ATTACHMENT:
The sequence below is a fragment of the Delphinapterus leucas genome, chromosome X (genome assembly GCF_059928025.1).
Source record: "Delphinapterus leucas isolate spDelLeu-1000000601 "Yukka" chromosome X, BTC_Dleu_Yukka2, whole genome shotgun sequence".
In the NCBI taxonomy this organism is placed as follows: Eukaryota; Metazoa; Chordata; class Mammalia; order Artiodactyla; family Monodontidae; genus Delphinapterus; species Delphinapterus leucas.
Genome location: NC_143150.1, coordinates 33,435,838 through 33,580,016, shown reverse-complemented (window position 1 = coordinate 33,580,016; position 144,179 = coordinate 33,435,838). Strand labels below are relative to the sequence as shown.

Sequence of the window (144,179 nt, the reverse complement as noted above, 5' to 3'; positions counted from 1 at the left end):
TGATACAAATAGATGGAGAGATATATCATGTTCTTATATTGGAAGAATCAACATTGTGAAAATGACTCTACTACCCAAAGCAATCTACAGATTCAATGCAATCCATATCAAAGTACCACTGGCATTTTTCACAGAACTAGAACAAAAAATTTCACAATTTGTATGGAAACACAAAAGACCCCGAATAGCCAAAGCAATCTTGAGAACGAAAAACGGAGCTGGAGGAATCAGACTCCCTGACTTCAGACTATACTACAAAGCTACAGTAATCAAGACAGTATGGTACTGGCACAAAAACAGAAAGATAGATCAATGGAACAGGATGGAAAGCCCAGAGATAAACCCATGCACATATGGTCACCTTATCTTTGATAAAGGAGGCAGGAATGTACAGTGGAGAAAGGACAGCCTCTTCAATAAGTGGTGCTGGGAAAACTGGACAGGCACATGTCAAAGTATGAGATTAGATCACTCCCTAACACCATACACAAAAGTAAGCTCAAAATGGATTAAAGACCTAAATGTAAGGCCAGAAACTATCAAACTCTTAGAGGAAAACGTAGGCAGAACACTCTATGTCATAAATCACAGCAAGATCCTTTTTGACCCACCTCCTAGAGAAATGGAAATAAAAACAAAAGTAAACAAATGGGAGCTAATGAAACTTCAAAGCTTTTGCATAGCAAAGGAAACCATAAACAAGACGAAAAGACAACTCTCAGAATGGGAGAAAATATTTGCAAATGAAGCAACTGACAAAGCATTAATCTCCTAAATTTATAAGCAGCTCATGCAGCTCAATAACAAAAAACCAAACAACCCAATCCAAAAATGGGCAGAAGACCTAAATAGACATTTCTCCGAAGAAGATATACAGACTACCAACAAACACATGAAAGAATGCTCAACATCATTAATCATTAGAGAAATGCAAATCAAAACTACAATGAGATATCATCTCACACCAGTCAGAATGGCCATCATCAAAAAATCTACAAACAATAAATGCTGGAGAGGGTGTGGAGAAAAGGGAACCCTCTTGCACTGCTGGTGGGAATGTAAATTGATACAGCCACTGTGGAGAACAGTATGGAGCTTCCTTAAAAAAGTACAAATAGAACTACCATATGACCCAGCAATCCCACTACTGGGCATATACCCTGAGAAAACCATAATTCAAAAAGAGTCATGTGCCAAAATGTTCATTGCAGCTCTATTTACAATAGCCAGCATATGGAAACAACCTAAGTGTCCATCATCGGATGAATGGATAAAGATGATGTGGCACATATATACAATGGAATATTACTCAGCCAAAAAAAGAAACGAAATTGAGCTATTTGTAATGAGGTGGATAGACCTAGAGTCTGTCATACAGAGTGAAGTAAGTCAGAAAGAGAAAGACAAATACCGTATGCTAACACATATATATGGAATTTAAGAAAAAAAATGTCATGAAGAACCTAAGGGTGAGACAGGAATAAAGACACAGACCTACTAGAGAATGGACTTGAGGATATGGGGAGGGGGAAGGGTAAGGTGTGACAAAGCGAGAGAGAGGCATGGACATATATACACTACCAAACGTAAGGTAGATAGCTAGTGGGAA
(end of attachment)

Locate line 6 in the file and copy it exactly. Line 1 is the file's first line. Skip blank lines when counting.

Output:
TGATACAAATAGATGGAGAGATATATCATGTTCTTATATTGGAAGAATCAACATTGTGAAAATGACTCTACTACCCAAAGCAATCTACAGATTCAATGCAATCCATATCAAAGTACCACTGGCATTTTTCACAGAACTAGAACAAAAAATTTCACAATTTGTATGGAAACACAAAAGACCCCGAATAGCCAAAGCAATCTTGAGAACGAAAAACGGAGCTGGAGGAATCAGACTCCCTGACTTCAGACTATACTACAAAGCTACAGTAATCAAGACAGTATGGTACTGGCACAAAAACAGAAAGATAGATCAATGGAACAGGATGGAAAGCCCAGAGATAAACCCATGCACATATGGTCACCTTATCTTTGATAAAGGAGGCAGGAATGTACAGTGGAGAAAGGACAGCCTCTTCAATAAGTGGTGCTGGGAAAACTGGACAGGCACATGTCAAAGTATGAGATTAGATCACTCCCTAACACCATACACAAAAGTAAGCTCAAAATGGATTAAAGACCTAAATGTAAGGCCAGAAACTATCAAACTCTTAGAGGAAAACGTAGGCAGAACACTCTATGTCATAAATCACAGCAAGATCCTTTTTGACCCACCTCCTAGAGAAATGGAAATAAAAACAAAAGTAAACAAATGGGAGCTAATGAAACTTCAAAGCTTTTGCATAGCAAAGGAAACCATAAACAAGACGAAAAGACAACTCTCAGAATGGGAGAAAATATTTGCAAATGAAGCAACTGACAAAGCATTAATCTCCTAAATTTATAAGCAGCTCATGCAGCTCAATAACAAAAAACCAAACAACCCAATCCAAAAATGGGCAGAAGACCTAAATAGACATTTCTCCGAAGAAGATATACAGACTACCAACAAACACATGAAAGAATGCTCAACATCATTAATCATTAGAGAAATGCAAATCAAAACTACAATGAGATATCATCTCACACCAGTCAGAATGGCCATCATCAAAAAATCTACAAACAATAAATGCTGGAGAGGGTGTGGAGAAAAGGGAACCCTCTTGCACTGCTGGTGGGAATGTAAATTGATACAGCCACTGTGGAGAACAGTATGGAGCTTCCTTAAAAAAGTACAAATAGAACTACCATATGACCCAGCAATCCCACTACTGGGCATATACCCTGAGAAAACCATAATTCAAAAAGAGTCATGTGCCAAAATGTTCATTGCAGCTCTATTTACAATAGCCAGCATATGGAAACAACCTAAGTGTCCATCATCGGATGAATGGATAAAGATGATGTGGCACATATATACAATGGAATATTACTCAGCCAAAAAAAGAAACGAAATTGAGCTATTTGTAATGAGGTGGATAGACCTAGAGTCTGTCATACAGAGTGAAGTAAGTCAGAAAGAGAAAGACAAATACCGTATGCTAACACATATATATGGAATTTAAGAAAAAAAATGTCATGAAGAACCTAAGGGTGAGACAGGAATAAAGACACAGACCTACTAGAGAATGGACTTGAGGATATGGGGAGGGGGAAGGGTAAGGTGTGACAAAGCGAGAGAGAGGCATGGACATATATACACTACCAAACGTAAGGTAGATAGCTAGTGGGAA